We began our actual exploration of Venice with a late afternoon arrival. Venice is a wonderful and crowded city. Each day cruise ships bring hundreds of curious tourists. A good trick is to arrive in the later part of the afternoon, and that is exactly what we did. Most of the cruise groups are leaving then, and the old city opens up to wander and imagine. After a brief orientation walk with Claudio we began our exploration. This was just the beginning. Breaking into small groups of friends we headed down the narrow alleyways and over the walking bridges that Venice is famous for. The main square in Venice is St. Mark’s Square (Piazzo San Marco) and it served as our meeting place. It is a common place for groups to meet so we picked our place. Starting a tour with a gentle orientation and meandering works well after a long flight. We set our own pace and explored as we chose. Church bells clanging and a gently setting sun created the perfect ambiance. Soon enough we reconvened and boarded our private water taxi to head to our hotel on Lido.
On Day 3 after a typical European breakfast –usually on the lighter side – we once again boarded our private water taxi (we felt special) and headed toward the dock on the main island of Venice where we met Maria – she would be our local guide as we walked the city. Wearing headphones called Whisperers, we were able to listen to Maria as she walked us to points of interest and explained Venice’s storied history. She explained that the canals around the buildings have always been a concern but lately rising tides have caused almost daily water in the streets – a consequence of climate change that we don’t often think of. She also explained that Venice is a tourist city now. That means few Italians actually live on the main island and many rent their apartments to tourists. Still, one cannot get past the incredible architecture and the gondolas that move between the buildings.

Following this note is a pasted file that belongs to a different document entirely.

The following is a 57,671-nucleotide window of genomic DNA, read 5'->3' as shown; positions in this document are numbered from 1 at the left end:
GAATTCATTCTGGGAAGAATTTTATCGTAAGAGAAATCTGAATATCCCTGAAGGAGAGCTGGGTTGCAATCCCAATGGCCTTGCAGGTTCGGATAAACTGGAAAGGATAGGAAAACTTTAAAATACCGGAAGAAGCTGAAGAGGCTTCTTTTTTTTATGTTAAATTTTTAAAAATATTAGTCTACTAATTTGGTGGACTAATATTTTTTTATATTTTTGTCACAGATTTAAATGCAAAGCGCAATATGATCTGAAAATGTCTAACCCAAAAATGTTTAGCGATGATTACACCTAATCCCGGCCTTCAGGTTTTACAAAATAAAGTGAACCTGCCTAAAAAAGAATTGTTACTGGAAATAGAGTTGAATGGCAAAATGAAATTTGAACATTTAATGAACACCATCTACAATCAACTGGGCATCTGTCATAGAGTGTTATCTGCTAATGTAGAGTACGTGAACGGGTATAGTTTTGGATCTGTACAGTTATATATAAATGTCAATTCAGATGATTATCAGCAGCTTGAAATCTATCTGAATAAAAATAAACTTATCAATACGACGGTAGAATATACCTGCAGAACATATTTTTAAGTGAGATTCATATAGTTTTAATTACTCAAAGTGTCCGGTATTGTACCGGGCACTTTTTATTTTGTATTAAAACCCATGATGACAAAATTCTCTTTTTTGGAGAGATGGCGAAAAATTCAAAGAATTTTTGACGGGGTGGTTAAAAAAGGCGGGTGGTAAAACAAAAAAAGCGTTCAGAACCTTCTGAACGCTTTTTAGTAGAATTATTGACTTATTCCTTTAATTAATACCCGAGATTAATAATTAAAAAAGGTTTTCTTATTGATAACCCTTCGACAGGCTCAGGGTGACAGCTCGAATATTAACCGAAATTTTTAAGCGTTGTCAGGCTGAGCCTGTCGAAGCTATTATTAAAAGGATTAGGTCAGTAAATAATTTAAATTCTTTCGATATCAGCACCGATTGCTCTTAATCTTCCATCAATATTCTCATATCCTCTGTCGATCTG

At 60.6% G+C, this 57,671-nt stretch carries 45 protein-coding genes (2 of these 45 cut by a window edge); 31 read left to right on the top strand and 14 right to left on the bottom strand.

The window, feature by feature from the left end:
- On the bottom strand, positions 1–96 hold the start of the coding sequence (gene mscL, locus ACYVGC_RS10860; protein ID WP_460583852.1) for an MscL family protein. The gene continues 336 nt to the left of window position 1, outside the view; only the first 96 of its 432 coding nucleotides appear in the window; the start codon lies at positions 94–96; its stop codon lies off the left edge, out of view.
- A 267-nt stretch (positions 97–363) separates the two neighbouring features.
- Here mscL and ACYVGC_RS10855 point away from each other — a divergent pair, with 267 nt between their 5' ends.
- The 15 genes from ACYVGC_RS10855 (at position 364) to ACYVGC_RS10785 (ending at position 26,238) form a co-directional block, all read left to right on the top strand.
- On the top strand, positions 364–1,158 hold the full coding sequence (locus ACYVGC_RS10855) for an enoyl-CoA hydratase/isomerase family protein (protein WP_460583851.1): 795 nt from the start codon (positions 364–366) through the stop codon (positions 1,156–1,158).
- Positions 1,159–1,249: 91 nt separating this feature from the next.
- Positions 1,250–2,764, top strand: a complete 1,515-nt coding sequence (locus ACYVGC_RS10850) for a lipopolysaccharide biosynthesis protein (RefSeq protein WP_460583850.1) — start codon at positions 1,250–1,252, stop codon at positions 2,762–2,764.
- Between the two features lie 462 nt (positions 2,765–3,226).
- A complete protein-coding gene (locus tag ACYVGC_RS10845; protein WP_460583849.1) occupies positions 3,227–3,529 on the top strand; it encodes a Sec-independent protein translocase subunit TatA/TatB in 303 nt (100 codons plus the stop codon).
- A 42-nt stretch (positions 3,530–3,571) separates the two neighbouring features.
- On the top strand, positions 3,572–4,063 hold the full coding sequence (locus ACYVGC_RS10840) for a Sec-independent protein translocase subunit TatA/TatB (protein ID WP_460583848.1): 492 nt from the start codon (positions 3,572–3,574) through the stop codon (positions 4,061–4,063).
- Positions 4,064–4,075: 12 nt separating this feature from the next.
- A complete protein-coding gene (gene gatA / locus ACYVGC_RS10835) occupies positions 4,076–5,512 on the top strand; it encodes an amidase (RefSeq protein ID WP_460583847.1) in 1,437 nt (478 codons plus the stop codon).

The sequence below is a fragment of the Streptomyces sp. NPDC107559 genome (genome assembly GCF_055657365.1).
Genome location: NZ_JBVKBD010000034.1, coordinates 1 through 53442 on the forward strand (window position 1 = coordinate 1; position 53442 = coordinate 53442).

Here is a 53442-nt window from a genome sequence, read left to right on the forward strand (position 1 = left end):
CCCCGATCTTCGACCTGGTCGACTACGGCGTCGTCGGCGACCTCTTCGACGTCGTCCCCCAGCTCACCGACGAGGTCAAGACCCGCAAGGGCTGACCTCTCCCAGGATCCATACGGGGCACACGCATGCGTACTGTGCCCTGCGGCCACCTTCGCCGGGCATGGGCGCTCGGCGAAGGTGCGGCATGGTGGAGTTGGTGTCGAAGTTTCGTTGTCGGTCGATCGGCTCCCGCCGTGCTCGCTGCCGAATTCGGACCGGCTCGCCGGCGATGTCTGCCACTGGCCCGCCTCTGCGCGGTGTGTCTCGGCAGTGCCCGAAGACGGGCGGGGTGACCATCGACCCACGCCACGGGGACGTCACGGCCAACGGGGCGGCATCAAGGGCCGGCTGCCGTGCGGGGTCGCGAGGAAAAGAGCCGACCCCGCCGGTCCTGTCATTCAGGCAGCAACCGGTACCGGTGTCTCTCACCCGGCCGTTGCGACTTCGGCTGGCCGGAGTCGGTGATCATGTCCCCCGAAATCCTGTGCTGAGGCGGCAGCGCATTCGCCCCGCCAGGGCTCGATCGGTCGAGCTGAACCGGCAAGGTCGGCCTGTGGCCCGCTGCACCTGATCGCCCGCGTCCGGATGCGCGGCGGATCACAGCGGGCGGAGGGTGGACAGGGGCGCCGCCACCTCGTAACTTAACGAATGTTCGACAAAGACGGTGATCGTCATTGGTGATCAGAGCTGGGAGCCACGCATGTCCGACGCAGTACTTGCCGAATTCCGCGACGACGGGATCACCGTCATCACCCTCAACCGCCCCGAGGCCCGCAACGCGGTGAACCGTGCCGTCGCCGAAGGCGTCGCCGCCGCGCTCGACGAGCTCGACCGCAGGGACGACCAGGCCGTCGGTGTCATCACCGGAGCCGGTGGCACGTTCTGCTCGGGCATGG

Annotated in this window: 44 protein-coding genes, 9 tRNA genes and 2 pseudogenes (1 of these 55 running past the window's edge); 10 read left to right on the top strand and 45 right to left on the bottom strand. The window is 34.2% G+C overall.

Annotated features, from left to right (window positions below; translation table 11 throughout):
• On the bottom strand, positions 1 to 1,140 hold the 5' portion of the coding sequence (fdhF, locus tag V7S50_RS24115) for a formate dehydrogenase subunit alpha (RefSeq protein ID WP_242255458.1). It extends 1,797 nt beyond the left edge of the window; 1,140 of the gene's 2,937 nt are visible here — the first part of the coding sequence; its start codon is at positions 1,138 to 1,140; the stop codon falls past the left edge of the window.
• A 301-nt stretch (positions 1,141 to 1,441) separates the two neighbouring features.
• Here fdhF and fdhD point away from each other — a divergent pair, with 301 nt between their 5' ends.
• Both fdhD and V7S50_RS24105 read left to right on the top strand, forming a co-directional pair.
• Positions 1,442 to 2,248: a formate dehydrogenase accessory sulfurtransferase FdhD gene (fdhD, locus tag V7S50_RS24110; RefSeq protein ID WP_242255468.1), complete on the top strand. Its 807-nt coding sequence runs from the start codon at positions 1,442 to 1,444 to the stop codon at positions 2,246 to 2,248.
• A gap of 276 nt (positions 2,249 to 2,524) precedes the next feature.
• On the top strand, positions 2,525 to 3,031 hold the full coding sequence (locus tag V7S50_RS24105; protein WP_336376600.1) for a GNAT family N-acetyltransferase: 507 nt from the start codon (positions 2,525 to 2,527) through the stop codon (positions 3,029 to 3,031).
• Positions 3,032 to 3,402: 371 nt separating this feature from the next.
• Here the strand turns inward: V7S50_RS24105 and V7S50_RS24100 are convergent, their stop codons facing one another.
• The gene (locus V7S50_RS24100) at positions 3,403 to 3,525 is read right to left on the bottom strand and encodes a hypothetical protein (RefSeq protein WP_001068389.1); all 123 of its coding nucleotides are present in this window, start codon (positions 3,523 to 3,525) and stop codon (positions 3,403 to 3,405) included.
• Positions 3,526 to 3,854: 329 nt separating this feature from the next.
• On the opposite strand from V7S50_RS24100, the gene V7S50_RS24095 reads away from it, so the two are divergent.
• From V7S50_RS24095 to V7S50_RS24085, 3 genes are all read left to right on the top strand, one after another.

Soon enough it was time for that must have experience – the gondola ride. Claudio made arrangements for all of us (53) to go together. This meant we’d need 8-10 gondolas in succession. It was a beautiful afternoon as we lined up and boarded our gondolas. There was magic in the air. The Gondoliers often sing Italian love songs, although the one piloting my gondola did not. It was still wonderful to see our travelers smile and gaze as we meandered the tight turns of the canals. Jokes and comments were cast back and forth as pictures were snapped. I find the best thing to do sometimes is to retreat into thought. These gondolas have been used by countless tourists and the canals have been traversed for hundreds of years. Now it was our turn, and it was wonderful. The gondolas meander under ancient walking bridges and alongside old buildings. Some have entranceways directly on the canals. Ultimately we ended up on the Grand Canal for a majestic view of the whole city.